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One of the most noticeable benefits of the Jamstack for your users is the speed increases such frameworks can provide. In our experience, without third-party tools being added to sites, our sites routinely range from the high 80’s and up on Google’s PageSpeed Insights. Take this with a grain of salt however, as third-party tools and tracking scripts can cause significant performance degradation and PageSpeed Insights scores can vary between tests. Another benefit we have found with the Jamstack is a decrease in TCO of most websites. On the topic of improving your site, perhaps the biggest benefit from my perspective in regard to the Jamstack is the speed at which new value adding features and experiences can be deployed to your project. In our experience with Nuxt.js we have found the ecosystem surrounding the framework to meet the majority of our needs through plugins and modules which allows us to focus on creating value for our clients. Take the Nuxt Shopify module for example. This module rapidly enabled us to draw products from a client's Shopify store and focus on creating a real-time product customizer based on the content in Shopify. Finally, the benefit of community surrounding the Jamstack ecosystem cannot be understated. Especially when considering more popular Jamstack frameworks, there are a large number of users who can provide support and you are almost always guaranteed to find the solution to any questions you may have.
Our experience with the Jamstack has not been without our share of troubles. Though statically generated sites are generally better for SEO, care must be taken to ensure that you are implementing sites properly for SEO gains. Take the case of WordPress and Yoast SEO, which enables end users to make direct changes to things such as page title and open graph tags. While Nuxt.js utilizes Vue Meta to enable similar changes, to expose this to the client in a code free manner does require additional development time. Another issue we have discovered utilizing the Jamstack is that not all headless CMS’ are created equal, and care must be taken to ensure that the right tool for the job is selected. While this does sound like it would be obvious, we have found additional care must be taken here than a typical website in the following ways:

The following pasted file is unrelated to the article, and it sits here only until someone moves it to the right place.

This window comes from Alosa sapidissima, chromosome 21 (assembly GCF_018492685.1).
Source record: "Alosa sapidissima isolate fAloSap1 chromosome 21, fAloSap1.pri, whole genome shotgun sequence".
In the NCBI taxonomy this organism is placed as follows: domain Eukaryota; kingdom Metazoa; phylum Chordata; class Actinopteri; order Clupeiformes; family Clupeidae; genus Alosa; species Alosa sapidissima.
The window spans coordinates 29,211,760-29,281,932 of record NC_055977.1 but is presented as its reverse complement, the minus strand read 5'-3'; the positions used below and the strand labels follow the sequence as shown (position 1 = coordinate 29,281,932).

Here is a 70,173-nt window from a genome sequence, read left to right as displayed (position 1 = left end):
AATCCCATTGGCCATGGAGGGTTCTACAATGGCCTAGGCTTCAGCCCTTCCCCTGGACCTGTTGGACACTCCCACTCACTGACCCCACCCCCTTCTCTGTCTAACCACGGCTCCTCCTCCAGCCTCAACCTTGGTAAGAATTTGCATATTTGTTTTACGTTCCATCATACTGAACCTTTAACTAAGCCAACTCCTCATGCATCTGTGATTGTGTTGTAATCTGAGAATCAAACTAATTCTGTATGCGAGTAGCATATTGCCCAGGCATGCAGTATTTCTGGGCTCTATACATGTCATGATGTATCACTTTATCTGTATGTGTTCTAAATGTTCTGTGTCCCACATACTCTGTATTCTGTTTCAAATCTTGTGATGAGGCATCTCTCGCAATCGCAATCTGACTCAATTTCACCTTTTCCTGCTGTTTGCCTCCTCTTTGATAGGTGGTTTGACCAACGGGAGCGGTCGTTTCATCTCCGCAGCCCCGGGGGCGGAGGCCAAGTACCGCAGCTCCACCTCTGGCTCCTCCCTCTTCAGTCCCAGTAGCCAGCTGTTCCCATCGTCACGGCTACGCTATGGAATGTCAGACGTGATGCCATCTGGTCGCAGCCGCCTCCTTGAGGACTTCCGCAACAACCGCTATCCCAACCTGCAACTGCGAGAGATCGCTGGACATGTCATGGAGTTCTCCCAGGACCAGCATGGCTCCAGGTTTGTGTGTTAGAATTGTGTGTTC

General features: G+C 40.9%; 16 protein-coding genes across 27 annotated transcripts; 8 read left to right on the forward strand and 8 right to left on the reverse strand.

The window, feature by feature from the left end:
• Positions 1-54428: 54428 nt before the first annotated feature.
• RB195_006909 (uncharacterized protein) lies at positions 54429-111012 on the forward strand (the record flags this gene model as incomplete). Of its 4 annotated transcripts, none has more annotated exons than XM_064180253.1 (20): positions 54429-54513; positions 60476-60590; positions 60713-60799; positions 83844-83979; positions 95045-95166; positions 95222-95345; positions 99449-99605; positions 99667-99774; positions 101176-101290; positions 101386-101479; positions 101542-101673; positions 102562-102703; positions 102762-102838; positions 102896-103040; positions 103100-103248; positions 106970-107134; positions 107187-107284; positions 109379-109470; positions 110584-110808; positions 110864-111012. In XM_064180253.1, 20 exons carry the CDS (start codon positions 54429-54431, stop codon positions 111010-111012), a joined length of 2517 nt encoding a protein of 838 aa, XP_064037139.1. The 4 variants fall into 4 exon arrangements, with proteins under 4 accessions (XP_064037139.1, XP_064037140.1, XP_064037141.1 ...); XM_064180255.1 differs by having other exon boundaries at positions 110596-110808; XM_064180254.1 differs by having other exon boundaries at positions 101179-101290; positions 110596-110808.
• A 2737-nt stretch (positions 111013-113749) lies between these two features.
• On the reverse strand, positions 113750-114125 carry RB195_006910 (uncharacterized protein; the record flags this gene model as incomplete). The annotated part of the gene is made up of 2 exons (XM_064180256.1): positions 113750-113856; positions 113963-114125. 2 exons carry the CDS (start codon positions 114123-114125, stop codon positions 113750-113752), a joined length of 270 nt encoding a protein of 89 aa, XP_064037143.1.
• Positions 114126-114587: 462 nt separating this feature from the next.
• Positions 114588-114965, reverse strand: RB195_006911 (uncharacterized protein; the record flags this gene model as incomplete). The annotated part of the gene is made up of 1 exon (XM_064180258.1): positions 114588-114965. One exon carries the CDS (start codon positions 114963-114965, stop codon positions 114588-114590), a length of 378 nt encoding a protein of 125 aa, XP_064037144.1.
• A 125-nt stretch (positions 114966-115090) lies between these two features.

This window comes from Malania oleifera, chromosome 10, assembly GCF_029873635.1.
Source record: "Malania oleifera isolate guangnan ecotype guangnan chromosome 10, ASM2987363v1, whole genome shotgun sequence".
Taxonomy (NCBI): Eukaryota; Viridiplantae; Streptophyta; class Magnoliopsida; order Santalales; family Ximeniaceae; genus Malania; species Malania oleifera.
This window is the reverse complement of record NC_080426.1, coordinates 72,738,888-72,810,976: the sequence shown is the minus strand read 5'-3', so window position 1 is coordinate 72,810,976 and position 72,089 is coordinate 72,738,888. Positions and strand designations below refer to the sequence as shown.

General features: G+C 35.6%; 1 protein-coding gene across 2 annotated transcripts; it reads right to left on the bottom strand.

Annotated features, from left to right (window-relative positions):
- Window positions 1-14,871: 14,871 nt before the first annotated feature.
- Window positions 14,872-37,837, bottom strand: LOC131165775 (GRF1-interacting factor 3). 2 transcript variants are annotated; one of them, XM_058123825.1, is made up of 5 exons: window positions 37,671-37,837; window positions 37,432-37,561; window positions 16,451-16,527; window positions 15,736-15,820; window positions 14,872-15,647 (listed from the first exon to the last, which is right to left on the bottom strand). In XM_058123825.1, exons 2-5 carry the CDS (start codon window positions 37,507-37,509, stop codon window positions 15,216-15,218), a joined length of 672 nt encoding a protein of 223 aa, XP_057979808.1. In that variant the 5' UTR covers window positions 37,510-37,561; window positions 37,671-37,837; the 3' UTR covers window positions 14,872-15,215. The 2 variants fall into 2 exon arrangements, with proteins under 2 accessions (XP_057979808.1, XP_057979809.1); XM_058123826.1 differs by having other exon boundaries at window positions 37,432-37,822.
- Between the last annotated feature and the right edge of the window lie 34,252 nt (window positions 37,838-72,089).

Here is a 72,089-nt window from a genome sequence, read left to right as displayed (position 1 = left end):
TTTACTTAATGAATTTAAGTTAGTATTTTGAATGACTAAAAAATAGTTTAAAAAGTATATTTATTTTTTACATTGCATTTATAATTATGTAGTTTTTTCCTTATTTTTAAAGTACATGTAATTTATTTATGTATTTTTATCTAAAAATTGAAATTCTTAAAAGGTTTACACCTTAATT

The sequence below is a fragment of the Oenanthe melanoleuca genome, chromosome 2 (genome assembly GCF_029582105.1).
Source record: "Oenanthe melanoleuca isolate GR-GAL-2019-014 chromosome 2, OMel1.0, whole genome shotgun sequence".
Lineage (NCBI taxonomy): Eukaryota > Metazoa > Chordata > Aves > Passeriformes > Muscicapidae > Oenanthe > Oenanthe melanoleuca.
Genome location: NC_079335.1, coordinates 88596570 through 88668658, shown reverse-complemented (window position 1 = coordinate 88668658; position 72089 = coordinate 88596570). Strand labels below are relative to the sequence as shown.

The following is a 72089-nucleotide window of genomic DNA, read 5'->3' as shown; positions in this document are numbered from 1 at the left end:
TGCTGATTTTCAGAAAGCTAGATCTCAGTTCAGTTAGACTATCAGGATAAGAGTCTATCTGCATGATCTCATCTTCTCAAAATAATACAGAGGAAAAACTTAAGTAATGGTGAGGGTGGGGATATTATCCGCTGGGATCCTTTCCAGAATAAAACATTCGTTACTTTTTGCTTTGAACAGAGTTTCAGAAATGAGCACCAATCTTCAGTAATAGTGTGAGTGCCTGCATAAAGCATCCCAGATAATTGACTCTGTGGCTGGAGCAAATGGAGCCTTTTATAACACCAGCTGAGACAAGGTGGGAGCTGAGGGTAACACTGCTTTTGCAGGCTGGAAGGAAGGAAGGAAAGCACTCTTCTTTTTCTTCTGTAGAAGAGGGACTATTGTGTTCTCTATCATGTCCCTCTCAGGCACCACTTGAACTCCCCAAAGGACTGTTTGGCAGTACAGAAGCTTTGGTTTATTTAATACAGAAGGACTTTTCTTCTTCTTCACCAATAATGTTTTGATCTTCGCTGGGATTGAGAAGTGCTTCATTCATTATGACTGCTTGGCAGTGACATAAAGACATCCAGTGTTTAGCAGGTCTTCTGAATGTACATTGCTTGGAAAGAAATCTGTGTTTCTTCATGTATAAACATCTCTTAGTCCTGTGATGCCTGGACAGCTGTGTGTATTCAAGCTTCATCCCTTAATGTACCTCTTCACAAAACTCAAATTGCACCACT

The final drawbacks that we feel should be mentioned is the additional workload that can result from working with a newer technology. Let’s say you have a simple use case displaying an image on the home page of your website and you want it to lazy load. With established technologies such as WordPress there are a million different tools that can provide you with this functionality. Depending on the Jamstack framework you choose to work with on your project, this may be included but that is not a given. For example, we had to develop a custom solution for this with Nuxt.js (Nuxt Image is a package coming from the Nuxt.js team that will resolve this issue, but at the time of writing the plugin is not production ready). These are just some of the drawbacks we have found but that in no way means you shouldn’t give the Jamstack a shot.
Like most things regarding websites, the decision to move to the Jamstack should be well thought out and researched before a final decision is reached. In our experience the biggest benefits we have found to be the site speed, a decrease in TCO, increased development speed to add value, and a large supportive community of developers. We have found the largest challenges in making sure the SEO functionality that exists in other platforms is available in an easy-to-use way, determining the optimal CMS for a given project, and having to develop functionality we take for granted on other platforms. Overall, the Jamstack is another tool in a web developers toolbox and one that we really enjoy working with. If you have any questions feel free to reach out to us, we’d love to hear from you.